Postmodern Theory and Internet

Our understanding of the Internet, social networking, and the role of the prosumer in them is greatly enhanced by analyzing them through the lens of a number of ideas associated with postmodern theory.
There is, for example, Richard Rorty’s (1979) argument that the goal in any conversation, including those that characterize science, is not to find the “truth” but simply to keep the conversation going. The Internet is a site of the kinds of conversations envisioned by Rorty. It is a world in which there is rarely, if ever, an answer, a conclusion, a finished product, a truth. Instead, there are lots of ongoing conversations and many new ideas and insights. The Internet is a world devoted to keeping the conversation going. Prime examples of this include wikis in general and Wikipedia in particular, blogs and social networking sites. Google’s index is “constantly under development and can never result in a final, fixed directory of online content” (Bruns 2008: 175). All are sites that involve open-ended processes that admit of no final conclusion.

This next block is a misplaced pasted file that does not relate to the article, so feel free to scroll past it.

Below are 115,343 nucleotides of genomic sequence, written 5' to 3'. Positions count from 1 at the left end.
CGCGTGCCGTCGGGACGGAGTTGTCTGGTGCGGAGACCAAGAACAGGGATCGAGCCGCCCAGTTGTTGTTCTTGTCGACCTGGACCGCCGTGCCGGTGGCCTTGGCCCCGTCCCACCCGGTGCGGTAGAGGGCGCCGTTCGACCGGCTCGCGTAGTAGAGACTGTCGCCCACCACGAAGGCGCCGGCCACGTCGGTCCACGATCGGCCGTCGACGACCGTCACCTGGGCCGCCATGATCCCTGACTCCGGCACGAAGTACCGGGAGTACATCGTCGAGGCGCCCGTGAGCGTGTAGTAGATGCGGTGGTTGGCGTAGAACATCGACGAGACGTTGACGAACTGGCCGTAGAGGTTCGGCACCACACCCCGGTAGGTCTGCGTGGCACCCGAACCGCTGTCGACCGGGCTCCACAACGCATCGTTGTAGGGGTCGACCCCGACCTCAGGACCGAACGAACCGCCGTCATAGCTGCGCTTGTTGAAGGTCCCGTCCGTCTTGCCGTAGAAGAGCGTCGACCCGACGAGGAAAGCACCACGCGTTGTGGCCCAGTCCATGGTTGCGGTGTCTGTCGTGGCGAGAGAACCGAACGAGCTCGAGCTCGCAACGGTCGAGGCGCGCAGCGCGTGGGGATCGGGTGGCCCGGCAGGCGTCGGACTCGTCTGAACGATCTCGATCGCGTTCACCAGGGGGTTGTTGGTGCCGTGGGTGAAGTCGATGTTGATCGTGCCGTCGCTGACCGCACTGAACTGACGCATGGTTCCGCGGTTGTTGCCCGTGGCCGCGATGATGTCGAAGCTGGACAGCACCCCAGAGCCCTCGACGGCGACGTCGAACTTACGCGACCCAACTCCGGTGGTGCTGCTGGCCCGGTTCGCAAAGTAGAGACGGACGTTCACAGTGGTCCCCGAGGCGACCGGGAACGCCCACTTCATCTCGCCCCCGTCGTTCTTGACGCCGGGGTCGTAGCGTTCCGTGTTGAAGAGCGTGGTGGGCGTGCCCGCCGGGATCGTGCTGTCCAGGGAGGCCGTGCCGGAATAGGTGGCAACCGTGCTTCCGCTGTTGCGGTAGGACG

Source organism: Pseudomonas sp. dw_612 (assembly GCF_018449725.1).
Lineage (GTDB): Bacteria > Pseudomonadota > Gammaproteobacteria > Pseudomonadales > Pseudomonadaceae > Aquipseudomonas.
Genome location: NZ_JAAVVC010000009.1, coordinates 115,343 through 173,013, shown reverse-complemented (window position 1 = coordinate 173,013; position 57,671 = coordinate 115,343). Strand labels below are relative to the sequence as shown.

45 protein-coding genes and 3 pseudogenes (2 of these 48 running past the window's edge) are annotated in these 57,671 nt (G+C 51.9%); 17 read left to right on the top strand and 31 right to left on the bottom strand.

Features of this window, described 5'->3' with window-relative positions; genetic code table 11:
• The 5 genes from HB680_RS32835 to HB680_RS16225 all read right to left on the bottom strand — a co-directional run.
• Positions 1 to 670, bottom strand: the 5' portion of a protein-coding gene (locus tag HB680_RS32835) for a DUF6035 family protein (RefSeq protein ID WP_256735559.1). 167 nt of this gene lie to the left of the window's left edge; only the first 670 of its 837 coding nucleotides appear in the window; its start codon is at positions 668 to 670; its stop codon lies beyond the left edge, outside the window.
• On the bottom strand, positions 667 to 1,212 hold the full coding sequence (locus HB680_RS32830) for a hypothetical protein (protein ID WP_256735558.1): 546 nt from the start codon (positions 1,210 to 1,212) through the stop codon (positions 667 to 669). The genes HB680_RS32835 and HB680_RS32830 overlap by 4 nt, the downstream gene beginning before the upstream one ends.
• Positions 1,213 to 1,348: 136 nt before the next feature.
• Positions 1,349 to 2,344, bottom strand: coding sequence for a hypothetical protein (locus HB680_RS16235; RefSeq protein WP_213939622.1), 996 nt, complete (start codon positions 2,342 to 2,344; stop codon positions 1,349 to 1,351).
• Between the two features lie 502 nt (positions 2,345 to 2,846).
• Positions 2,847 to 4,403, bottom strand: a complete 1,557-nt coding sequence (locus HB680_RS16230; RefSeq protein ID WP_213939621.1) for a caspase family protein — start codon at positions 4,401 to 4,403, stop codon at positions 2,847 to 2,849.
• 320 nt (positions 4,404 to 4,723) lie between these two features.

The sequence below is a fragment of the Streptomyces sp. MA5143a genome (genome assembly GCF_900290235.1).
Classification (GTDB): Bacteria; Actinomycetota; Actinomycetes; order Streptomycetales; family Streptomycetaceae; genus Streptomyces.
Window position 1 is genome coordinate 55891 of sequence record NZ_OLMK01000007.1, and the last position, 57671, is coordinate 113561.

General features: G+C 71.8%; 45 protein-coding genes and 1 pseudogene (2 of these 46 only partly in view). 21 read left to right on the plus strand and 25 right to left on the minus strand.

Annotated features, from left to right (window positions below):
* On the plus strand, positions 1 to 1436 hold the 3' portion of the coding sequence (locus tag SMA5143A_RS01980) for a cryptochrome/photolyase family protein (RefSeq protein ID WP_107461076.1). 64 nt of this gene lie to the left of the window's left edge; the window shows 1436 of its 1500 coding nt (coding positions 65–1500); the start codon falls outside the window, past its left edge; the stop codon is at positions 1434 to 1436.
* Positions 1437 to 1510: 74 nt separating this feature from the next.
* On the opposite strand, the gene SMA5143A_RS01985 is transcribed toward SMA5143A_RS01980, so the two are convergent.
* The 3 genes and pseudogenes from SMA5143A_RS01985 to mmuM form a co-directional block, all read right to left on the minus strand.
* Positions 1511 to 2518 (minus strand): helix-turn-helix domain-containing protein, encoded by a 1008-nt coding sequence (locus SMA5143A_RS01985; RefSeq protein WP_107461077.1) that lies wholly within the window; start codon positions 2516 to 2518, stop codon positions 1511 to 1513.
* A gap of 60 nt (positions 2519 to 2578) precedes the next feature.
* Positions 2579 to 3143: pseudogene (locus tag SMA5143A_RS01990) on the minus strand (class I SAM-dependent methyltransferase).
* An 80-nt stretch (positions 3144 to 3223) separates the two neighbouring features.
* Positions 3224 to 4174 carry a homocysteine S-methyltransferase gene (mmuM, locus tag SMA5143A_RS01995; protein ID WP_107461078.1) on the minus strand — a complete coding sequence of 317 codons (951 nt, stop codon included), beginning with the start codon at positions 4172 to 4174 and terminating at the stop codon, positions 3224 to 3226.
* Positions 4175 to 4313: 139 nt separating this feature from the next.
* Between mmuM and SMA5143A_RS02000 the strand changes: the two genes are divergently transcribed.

Postmodernists tend to decenter whatever they analyze and to focus on the periphery. One searches in vain for the center of the Internet in general or social networking sites in particular. They are all multi-faceted and always in the process of being made. As a result, even if a center could be found (and it can’t), it would immediately change. Internet sites are “networked structures [that] necessarily shift power away from the core, the tall peak, and towards the periphery” (Bruns, 2008: 274). Chris Anderson’s (2006) “long tail” reflects this kind of decentering. Instead of focusing on a few “hits”, blockbusters, or best sellers, the long tail involves an emphasis on the infinitely larger number of phenomena (e.g. books, music productions) that are part of the long tail.